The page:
That's literally it. Every question you're asked will be to discover one of these three things, so be sure to drive these points home. If you can convince them of those three things, you're in good shape.

Here are some of the questions you'll most likely get asked, and how you should try to answer them. These are just rough guides; it's better for you to give an honest response than to try and rattle off my answers below, so just familiarize yourself with these questions and you'll probably be OK.



Can you tell me a little about yourself?
Yes, but keep it simple and uncontroversial. Most businesses are still boring places to work, so if you're covered in tattoos or like to drive dirt bikes or love reading books about serial killers, keep that information to yourself. Describe yourself as fun but not too fun -- reading, watching movies, hiking, reading books, cooking, these are all safe hobbies. You can be the wild and crazy or the interesting person once you're hired, but I can safely tell you: people with really unusual, stand-out hobbies get remembered for their hobbies, not for their jobbies. Your answer to this question should imply that you're not going to randomly get killed in the next year doing something extreme (like skydiving) or that you're not a psycho killer who might bring a weapon to the office or something. You want to seem reliable and stable, that's it.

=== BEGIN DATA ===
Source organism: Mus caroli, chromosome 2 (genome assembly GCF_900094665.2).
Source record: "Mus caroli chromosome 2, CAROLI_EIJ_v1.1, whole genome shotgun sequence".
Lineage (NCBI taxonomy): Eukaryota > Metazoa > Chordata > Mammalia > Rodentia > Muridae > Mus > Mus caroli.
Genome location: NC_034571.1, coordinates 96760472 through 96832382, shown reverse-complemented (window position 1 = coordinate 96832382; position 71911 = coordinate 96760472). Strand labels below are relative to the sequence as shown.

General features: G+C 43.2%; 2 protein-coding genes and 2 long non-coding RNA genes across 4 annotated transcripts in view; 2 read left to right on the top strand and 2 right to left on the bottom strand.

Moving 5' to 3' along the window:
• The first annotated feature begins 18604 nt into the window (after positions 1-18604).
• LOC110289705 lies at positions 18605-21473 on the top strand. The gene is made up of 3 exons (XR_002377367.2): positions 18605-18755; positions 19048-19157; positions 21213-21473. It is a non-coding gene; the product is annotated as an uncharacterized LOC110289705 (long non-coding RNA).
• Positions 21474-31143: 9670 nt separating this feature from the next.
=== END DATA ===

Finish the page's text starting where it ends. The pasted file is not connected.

Why do you want this job?
Don't say 'for money', even though that's the only reason any of us work. Say that you like the industry, and you know that the company you're applying for has a good reputation in the industry. Say that you'd like the challenge of working somewhere new and exciting like their business. Do not say 'I don't know' or 'Because I need a job', those are terrible answers.

Why should we hire you?